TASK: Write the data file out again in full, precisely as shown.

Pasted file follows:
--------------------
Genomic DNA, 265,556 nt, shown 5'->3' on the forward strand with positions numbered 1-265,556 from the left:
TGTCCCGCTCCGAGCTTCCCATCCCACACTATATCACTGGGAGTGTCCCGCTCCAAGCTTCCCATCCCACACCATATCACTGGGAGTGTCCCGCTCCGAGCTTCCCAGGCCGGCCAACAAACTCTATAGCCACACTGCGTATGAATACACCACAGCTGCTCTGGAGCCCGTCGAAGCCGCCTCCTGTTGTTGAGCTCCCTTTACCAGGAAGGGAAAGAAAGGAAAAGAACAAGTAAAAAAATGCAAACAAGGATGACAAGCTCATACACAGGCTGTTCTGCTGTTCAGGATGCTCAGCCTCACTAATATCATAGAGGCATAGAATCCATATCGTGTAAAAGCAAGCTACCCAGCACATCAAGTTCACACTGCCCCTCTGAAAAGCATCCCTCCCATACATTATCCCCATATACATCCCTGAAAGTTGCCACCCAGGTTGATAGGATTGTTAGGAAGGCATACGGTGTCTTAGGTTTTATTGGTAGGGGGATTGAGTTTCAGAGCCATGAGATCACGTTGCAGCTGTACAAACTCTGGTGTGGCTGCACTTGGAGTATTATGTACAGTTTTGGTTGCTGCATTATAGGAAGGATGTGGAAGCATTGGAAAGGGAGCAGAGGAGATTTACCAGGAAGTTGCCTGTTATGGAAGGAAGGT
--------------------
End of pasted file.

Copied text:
Genomic DNA, 265,556 nt, shown 5'->3' on the forward strand with positions numbered 1-265,556 from the left:
TGTCCCGCTCCGAGCTTCCCATCCCACACTATATCACTGGGAGTGTCCCGCTCCAAGCTTCCCATCCCACACCATATCACTGGGAGTGTCCCGCTCCGAGCTTCCCAGGCCGGCCAACAAACTCTATAGCCACACTGCGTATGAATACACCACAGCTGCTCTGGAGCCCGTCGAAGCCGCCTCCTGTTGTTGAGCTCCCTTTACCAGGAAGGGAAAGAAAGGAAAAGAACAAGTAAAAAAATGCAAACAAGGATGACAAGCTCATACACAGGCTGTTCTGCTGTTCAGGATGCTCAGCCTCACTAATATCATAGAGGCATAGAATCCATATCGTGTAAAAGCAAGCTACCCAGCACATCAAGTTCACACTGCCCCTCTGAAAAGCATCCCTCCCATACATTATCCCCATATACATCCCTGAAAGTTGCCACCCAGGTTGATAGGATTGTTAGGAAGGCATACGGTGTCTTAGGTTTTATTGGTAGGGGGATTGAGTTTCAGAGCCATGAGATCACGTTGCAGCTGTACAAACTCTGGTGTGGCTGCACTTGGAGTATTATGTACAGTTTTGGTTGCTGCATTATAGGAAGGATGTGGAAGCATTGGAAAGGGAGCAGAGGAGATTTACCAGGAAGTTGCCTGTTATGGAAGGAAGGT